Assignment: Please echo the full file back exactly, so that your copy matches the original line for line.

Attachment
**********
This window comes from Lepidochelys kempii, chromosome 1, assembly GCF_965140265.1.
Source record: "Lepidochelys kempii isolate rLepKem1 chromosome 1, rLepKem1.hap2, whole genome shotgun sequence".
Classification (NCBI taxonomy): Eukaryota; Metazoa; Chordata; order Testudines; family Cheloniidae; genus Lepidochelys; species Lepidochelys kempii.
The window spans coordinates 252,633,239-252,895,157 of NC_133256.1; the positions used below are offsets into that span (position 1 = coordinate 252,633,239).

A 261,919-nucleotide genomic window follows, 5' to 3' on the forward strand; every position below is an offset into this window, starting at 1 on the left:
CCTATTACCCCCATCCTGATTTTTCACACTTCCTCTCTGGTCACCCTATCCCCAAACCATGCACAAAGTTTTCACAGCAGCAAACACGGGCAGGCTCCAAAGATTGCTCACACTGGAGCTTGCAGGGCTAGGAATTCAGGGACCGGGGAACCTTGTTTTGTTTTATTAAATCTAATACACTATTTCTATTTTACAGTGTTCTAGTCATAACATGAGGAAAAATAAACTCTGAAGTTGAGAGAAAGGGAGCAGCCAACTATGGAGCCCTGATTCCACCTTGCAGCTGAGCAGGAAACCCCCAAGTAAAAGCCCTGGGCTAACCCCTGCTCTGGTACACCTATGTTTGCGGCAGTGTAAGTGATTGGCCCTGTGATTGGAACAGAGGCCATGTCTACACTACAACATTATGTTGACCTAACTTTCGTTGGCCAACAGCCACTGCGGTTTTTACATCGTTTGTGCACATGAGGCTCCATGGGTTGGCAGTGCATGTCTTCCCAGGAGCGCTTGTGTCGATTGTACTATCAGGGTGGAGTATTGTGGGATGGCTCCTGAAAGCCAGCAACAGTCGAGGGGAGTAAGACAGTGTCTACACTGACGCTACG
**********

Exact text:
This window comes from Lepidochelys kempii, chromosome 1, assembly GCF_965140265.1.
Source record: "Lepidochelys kempii isolate rLepKem1 chromosome 1, rLepKem1.hap2, whole genome shotgun sequence".
Classification (NCBI taxonomy): Eukaryota; Metazoa; Chordata; order Testudines; family Cheloniidae; genus Lepidochelys; species Lepidochelys kempii.
The window spans coordinates 252,633,239-252,895,157 of NC_133256.1; the positions used below are offsets into that span (position 1 = coordinate 252,633,239).

A 261,919-nucleotide genomic window follows, 5' to 3' on the forward strand; every position below is an offset into this window, starting at 1 on the left:
CCTATTACCCCCATCCTGATTTTTCACACTTCCTCTCTGGTCACCCTATCCCCAAACCATGCACAAAGTTTTCACAGCAGCAAACACGGGCAGGCTCCAAAGATTGCTCACACTGGAGCTTGCAGGGCTAGGAATTCAGGGACCGGGGAACCTTGTTTTGTTTTATTAAATCTAATACACTATTTCTATTTTACAGTGTTCTAGTCATAACATGAGGAAAAATAAACTCTGAAGTTGAGAGAAAGGGAGCAGCCAACTATGGAGCCCTGATTCCACCTTGCAGCTGAGCAGGAAACCCCCAAGTAAAAGCCCTGGGCTAACCCCTGCTCTGGTACACCTATGTTTGCGGCAGTGTAAGTGATTGGCCCTGTGATTGGAACAGAGGCCATGTCTACACTACAACATTATGTTGACCTAACTTTCGTTGGCCAACAGCCACTGCGGTTTTTACATCGTTTGTGCACATGAGGCTCCATGGGTTGGCAGTGCATGTCTTCCCAGGAGCGCTTGTGTCGATTGTACTATCAGGGTGGAGTATTGTGGGATGGCTCCTGAAAGCCAGCAACAGTCGAGGGGAGTAAGACAGTGTCTACACTGACGCTACG